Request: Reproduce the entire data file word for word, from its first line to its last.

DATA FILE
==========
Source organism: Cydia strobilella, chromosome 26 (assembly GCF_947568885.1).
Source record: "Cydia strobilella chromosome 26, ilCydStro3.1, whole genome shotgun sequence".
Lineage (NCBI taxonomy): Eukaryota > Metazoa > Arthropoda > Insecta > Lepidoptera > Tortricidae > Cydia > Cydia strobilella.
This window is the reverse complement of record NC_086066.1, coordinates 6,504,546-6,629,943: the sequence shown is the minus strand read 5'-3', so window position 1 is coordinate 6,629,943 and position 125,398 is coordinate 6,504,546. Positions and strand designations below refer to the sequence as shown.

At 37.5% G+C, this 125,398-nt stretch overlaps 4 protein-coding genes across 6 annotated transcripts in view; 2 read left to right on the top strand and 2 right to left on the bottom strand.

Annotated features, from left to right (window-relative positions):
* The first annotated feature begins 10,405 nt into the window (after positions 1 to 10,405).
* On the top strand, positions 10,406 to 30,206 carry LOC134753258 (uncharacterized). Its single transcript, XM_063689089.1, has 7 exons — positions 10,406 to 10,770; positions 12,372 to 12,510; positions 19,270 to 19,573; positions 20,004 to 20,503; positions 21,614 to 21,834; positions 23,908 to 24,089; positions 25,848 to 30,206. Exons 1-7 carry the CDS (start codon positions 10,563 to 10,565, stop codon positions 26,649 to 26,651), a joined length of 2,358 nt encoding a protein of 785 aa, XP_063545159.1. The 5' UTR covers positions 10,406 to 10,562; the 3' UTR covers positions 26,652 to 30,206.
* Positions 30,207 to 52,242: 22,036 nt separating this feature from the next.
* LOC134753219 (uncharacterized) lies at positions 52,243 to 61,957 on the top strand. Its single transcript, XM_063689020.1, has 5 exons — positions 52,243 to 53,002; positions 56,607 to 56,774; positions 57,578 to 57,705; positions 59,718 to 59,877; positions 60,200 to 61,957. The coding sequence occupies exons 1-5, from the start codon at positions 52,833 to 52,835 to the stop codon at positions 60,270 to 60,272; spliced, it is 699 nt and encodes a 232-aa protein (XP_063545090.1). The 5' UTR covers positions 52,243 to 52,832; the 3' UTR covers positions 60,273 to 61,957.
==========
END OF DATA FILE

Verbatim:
Source organism: Cydia strobilella, chromosome 26 (assembly GCF_947568885.1).
Source record: "Cydia strobilella chromosome 26, ilCydStro3.1, whole genome shotgun sequence".
Lineage (NCBI taxonomy): Eukaryota > Metazoa > Arthropoda > Insecta > Lepidoptera > Tortricidae > Cydia > Cydia strobilella.
This window is the reverse complement of record NC_086066.1, coordinates 6,504,546-6,629,943: the sequence shown is the minus strand read 5'-3', so window position 1 is coordinate 6,629,943 and position 125,398 is coordinate 6,504,546. Positions and strand designations below refer to the sequence as shown.

At 37.5% G+C, this 125,398-nt stretch overlaps 4 protein-coding genes across 6 annotated transcripts in view; 2 read left to right on the top strand and 2 right to left on the bottom strand.

Annotated features, from left to right (window-relative positions):
* The first annotated feature begins 10,405 nt into the window (after positions 1 to 10,405).
* On the top strand, positions 10,406 to 30,206 carry LOC134753258 (uncharacterized). Its single transcript, XM_063689089.1, has 7 exons — positions 10,406 to 10,770; positions 12,372 to 12,510; positions 19,270 to 19,573; positions 20,004 to 20,503; positions 21,614 to 21,834; positions 23,908 to 24,089; positions 25,848 to 30,206. Exons 1-7 carry the CDS (start codon positions 10,563 to 10,565, stop codon positions 26,649 to 26,651), a joined length of 2,358 nt encoding a protein of 785 aa, XP_063545159.1. The 5' UTR covers positions 10,406 to 10,562; the 3' UTR covers positions 26,652 to 30,206.
* Positions 30,207 to 52,242: 22,036 nt separating this feature from the next.
* LOC134753219 (uncharacterized) lies at positions 52,243 to 61,957 on the top strand. Its single transcript, XM_063689020.1, has 5 exons — positions 52,243 to 53,002; positions 56,607 to 56,774; positions 57,578 to 57,705; positions 59,718 to 59,877; positions 60,200 to 61,957. The coding sequence occupies exons 1-5, from the start codon at positions 52,833 to 52,835 to the stop codon at positions 60,270 to 60,272; spliced, it is 699 nt and encodes a 232-aa protein (XP_063545090.1). The 5' UTR covers positions 52,243 to 52,832; the 3' UTR covers positions 60,273 to 61,957.